Best to republish. Let it all hang out there. Nothing like a little real controversy to keep the old blood flowing. Besides, I didn't get to read it.

Arsenic huh? Maybe in Utopia the children should be given a tiny taste of poison every so often, just to build up an immunity to the hard world outside the school door.

I don't remember the name of the poem. I think it was by A. E. Housman, about an old Greek King name of Mithridates who knew he was the target of assassins whose favorite weapon was poison. He implemented the "cure" recommended above. The last line of the poem told the story: "Mithridates, he died old."

Grammie said...

...can't really comment on the "arsenic controversy" as I didn't get a chance to read it. I say do what makes you most comfortable and will not keep you awake at night. : )

Sorry about the recycling of your manuscript...when you are a world famous author topping the best seller list you can send them a box of shredded something-or-other!

An old high school friend of mine just returned from a visit to Fairhope and attended the Mardi Gras parade there...She spoke of its beauty with many flowers blooming...she said:"It's very seductive but the real estate prices are a bit over the top (though nothing like Colorado and California)..." I think that she might even consider renting a place there at some time...she liked it that much.
Thought that I'd share that with you.
Have a nice day!

Bert Bananas said...

"Discreetly recycled??? What will bert bananas say about that?"

Bert Bananas says ...

I say a pox on their house! They're probably selling rejected manuscripts by the metric tonne to recyclers and making more money that way than on actually publishing! What a racket!

I also say that you should live happy.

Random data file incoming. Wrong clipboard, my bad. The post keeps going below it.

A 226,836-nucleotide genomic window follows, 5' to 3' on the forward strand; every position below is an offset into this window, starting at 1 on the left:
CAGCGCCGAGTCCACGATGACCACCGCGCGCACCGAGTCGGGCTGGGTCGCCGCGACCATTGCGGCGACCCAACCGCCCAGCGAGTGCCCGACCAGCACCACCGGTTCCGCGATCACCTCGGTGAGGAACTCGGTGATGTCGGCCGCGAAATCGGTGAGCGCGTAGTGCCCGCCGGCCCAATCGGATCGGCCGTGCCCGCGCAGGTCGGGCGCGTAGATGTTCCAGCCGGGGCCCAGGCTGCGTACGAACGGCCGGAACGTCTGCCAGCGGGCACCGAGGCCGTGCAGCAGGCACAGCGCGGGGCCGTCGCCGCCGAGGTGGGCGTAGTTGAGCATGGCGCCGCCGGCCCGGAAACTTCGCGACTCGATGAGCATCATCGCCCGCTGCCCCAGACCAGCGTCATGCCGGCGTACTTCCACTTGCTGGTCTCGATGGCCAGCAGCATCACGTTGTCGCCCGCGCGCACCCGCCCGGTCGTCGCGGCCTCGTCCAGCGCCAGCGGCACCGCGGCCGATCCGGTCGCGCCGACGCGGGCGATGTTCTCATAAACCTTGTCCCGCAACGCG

Holly said...

Hi, I'm doing a research project on blogs and bloggers in the Mobile/Pensacola vicinity. Would you mind e-mailing me so I can ask you a few questions? Thanks much! charcoalartist@comcast.net

Dr.N. Spitov Umseff said...

Arsenic.........found in various forms in and about public places and private homes is a controlled substance, is it not? Anyone who has a deck about their home has it. Anyone who goes to fishing pier or nature walkway made of artificially long lasting wood is exposed to it. It is known literarily on stage and in novel with much worse effect than is seen in our everyday lives, however. Just imagine the newly re-opened Fairhope pier and all the tykes handling the protective fencing and the taller people lolling on the railing or resting on the benches. Ah, sickness and slow death are sure to follow, right?
According to media reports , our surroundings are full things that are harmful, like staff, ecoli, eboli, hepatitis, mosquitos, fleas, ticks, peanut butter, aids, TB, and on and on. Arsenic is deadly to some life, but I'd bet a goat could eat it and never know the difference. Our neighbor's goat ate a whole box of Miracle Gro, just before eating the wires off of their trailer. Feeding the BILLY goat arsenic would be a good test; a dose of medicine for him maybe.
.

Finding Fair Hope said...

Watch your comments, Dr. Spitov. Litigious trolls may swim in these waters...otherwise the arsenic post would be back up.